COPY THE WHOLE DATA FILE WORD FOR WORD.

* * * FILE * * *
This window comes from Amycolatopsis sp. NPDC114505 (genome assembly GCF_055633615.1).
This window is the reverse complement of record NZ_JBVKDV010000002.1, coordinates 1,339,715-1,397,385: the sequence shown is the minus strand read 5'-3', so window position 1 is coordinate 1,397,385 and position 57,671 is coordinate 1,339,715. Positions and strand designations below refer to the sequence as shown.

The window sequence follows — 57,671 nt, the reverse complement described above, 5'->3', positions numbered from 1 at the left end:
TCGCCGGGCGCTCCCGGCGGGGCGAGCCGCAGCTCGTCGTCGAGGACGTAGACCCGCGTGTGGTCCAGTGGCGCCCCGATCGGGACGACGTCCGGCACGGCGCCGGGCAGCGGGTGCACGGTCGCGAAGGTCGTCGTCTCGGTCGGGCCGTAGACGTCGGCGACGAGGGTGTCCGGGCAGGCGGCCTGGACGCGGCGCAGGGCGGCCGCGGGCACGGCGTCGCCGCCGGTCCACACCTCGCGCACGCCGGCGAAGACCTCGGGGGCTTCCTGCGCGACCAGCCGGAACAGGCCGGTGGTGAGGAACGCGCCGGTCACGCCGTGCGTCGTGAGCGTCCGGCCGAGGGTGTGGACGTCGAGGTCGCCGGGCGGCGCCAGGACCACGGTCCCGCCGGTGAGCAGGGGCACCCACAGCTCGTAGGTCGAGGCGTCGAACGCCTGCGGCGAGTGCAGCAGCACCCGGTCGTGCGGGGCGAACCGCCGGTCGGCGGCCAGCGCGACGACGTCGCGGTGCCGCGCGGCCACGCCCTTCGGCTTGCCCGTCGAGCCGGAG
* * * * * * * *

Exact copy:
This window comes from Amycolatopsis sp. NPDC114505 (genome assembly GCF_055633615.1).
This window is the reverse complement of record NZ_JBVKDV010000002.1, coordinates 1,339,715-1,397,385: the sequence shown is the minus strand read 5'-3', so window position 1 is coordinate 1,397,385 and position 57,671 is coordinate 1,339,715. Positions and strand designations below refer to the sequence as shown.

The window sequence follows — 57,671 nt, the reverse complement described above, 5'->3', positions numbered from 1 at the left end:
TCGCCGGGCGCTCCCGGCGGGGCGAGCCGCAGCTCGTCGTCGAGGACGTAGACCCGCGTGTGGTCCAGTGGCGCCCCGATCGGGACGACGTCCGGCACGGCGCCGGGCAGCGGGTGCACGGTCGCGAAGGTCGTCGTCTCGGTCGGGCCGTAGACGTCGGCGACGAGGGTGTCCGGGCAGGCGGCCTGGACGCGGCGCAGGGCGGCCGCGGGCACGGCGTCGCCGCCGGTCCACACCTCGCGCACGCCGGCGAAGACCTCGGGGGCTTCCTGCGCGACCAGCCGGAACAGGCCGGTGGTGAGGAACGCGCCGGTCACGCCGTGCGTCGTGAGCGTCCGGCCGAGGGTGTGGACGTCGAGGTCGCCGGGCGGCGCCAGGACCACGGTCCCGCCGGTGAGCAGGGGCACCCACAGCTCGTAGGTCGAGGCGTCGAACGCCTGCGGCGAGTGCAGCAGCACCCGGTCGTGCGGGGCGAACCGCCGGTCGGCGGCCAGCGCGACGACGTCGCGGTGCCGCGCGGCCACGCCCTTCGGCTTGCCCGTCGAGCCGGAG